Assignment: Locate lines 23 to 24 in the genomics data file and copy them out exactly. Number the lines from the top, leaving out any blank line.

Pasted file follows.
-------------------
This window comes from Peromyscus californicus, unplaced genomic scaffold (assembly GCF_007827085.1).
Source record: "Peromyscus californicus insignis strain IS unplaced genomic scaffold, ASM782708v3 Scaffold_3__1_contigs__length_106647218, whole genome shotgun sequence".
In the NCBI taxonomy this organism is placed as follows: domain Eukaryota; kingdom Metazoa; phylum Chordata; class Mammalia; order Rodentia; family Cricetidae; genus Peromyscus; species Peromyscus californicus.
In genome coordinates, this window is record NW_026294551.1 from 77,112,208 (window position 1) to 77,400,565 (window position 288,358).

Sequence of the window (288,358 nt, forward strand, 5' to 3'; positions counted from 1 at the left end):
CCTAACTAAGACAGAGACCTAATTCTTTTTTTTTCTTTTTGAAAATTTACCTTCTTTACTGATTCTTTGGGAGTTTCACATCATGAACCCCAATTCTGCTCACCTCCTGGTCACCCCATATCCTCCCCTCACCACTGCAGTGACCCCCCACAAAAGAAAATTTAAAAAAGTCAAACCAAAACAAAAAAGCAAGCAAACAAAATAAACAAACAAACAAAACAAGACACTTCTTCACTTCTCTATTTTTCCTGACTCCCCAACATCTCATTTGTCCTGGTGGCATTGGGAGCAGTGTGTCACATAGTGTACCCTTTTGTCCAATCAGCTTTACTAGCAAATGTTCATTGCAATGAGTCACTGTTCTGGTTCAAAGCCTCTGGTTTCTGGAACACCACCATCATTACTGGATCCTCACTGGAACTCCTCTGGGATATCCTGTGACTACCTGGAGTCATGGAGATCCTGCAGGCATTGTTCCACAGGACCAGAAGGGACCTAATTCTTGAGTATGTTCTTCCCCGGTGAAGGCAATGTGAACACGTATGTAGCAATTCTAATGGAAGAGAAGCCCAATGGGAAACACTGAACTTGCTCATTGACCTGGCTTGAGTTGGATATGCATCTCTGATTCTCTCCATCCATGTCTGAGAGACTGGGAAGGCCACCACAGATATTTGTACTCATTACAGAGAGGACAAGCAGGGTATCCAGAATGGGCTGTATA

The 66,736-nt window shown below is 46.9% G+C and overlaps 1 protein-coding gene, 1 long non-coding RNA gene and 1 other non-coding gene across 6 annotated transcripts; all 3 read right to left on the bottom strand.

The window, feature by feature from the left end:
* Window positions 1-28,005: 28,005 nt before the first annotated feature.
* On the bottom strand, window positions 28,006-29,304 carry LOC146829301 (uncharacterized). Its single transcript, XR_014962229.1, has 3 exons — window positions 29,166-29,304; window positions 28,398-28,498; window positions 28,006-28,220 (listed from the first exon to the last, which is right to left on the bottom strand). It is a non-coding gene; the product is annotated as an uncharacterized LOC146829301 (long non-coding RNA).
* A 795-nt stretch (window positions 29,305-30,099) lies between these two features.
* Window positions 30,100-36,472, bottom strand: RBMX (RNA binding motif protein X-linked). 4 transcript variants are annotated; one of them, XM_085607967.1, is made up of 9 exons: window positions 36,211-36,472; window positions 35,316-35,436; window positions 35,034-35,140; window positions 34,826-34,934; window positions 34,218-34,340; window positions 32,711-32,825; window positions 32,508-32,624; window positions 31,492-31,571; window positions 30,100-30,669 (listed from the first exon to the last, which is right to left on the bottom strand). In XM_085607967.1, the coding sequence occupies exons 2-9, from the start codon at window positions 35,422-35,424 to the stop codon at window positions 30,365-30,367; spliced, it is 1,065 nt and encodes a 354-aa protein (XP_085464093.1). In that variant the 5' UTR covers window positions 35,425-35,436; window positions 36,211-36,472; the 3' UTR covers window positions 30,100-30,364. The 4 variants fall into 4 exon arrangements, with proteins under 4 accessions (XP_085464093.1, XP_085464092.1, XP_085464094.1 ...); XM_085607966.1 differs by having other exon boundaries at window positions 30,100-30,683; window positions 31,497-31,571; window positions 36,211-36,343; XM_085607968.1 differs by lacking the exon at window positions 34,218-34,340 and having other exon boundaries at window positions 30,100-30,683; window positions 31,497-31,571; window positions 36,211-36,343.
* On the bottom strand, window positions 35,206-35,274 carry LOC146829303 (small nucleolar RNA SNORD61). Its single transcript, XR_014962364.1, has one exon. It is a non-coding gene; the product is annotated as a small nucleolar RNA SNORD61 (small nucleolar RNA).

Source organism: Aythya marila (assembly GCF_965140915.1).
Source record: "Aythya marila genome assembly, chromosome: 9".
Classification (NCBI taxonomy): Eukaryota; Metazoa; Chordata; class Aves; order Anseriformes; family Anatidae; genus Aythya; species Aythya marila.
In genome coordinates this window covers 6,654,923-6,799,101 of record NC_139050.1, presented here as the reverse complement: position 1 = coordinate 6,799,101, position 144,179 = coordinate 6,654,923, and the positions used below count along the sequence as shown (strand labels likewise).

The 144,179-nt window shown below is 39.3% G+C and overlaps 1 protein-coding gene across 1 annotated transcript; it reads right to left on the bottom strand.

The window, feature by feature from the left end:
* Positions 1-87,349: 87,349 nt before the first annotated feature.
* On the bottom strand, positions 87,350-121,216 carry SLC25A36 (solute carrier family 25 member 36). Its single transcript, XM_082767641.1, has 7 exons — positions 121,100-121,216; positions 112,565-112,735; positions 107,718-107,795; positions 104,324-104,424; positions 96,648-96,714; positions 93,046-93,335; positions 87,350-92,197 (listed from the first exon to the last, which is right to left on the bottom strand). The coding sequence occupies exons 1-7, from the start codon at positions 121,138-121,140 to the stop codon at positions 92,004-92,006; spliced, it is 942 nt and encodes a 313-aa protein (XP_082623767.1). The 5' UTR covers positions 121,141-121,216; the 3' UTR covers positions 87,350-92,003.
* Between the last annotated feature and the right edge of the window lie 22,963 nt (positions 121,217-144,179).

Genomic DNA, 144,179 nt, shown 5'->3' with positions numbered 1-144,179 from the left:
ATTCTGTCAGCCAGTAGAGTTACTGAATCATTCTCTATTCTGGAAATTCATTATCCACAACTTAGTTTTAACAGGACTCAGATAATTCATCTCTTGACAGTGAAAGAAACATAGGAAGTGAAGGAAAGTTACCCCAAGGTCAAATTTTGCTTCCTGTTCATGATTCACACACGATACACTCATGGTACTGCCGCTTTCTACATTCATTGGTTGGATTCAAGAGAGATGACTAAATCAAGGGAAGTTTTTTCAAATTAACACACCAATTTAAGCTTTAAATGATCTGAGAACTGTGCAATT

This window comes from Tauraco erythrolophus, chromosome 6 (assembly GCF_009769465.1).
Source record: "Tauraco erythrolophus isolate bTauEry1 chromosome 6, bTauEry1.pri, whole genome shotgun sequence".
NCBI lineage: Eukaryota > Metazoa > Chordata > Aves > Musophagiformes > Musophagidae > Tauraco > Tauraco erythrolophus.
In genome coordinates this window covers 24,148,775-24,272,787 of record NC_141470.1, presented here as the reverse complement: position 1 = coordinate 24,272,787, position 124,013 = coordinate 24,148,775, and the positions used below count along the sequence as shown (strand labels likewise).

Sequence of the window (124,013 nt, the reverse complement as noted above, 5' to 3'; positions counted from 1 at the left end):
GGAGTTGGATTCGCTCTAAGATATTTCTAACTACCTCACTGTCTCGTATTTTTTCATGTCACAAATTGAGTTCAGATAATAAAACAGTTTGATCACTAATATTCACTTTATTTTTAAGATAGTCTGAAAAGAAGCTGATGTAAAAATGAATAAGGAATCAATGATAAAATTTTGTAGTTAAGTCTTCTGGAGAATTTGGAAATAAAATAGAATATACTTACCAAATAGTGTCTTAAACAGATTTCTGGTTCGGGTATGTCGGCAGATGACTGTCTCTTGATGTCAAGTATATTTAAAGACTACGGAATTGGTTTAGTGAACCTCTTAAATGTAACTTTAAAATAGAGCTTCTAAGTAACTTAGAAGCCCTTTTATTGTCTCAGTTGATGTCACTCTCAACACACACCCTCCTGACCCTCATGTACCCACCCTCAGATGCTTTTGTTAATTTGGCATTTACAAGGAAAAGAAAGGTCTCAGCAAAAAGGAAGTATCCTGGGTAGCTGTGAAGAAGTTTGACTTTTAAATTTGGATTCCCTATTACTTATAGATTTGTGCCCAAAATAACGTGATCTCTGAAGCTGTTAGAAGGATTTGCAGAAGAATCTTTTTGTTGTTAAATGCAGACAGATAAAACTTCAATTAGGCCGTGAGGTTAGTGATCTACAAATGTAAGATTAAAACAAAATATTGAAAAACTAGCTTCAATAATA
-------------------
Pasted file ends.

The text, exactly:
Genomic DNA, 144,179 nt, shown 5'->3' with positions numbered 1-144,179 from the left:
ATTCTGTCAGCCAGTAGAGTTACTGAATCATTCTCTATTCTGGAAATTCATTATCCACAACTTAGTTTTAACAGGACTCAGATAATTCATCTCTTGACAGTGAAAGAAACATAGGAAGTGAAGGAAAGTTACCCCAAGGTCAAATTTTGCTTCCTGTTCATGATTCACACACGATACACTCATGGTACTGCCGCTTTCTACATTCATTGGTTGGATTCAAGAGAGATGACTAAATCAAGGGAAGTTTTTTCAAATTAACACACCAATTTAAGCTTTAAATGATCTGAGAACTGTGCAATT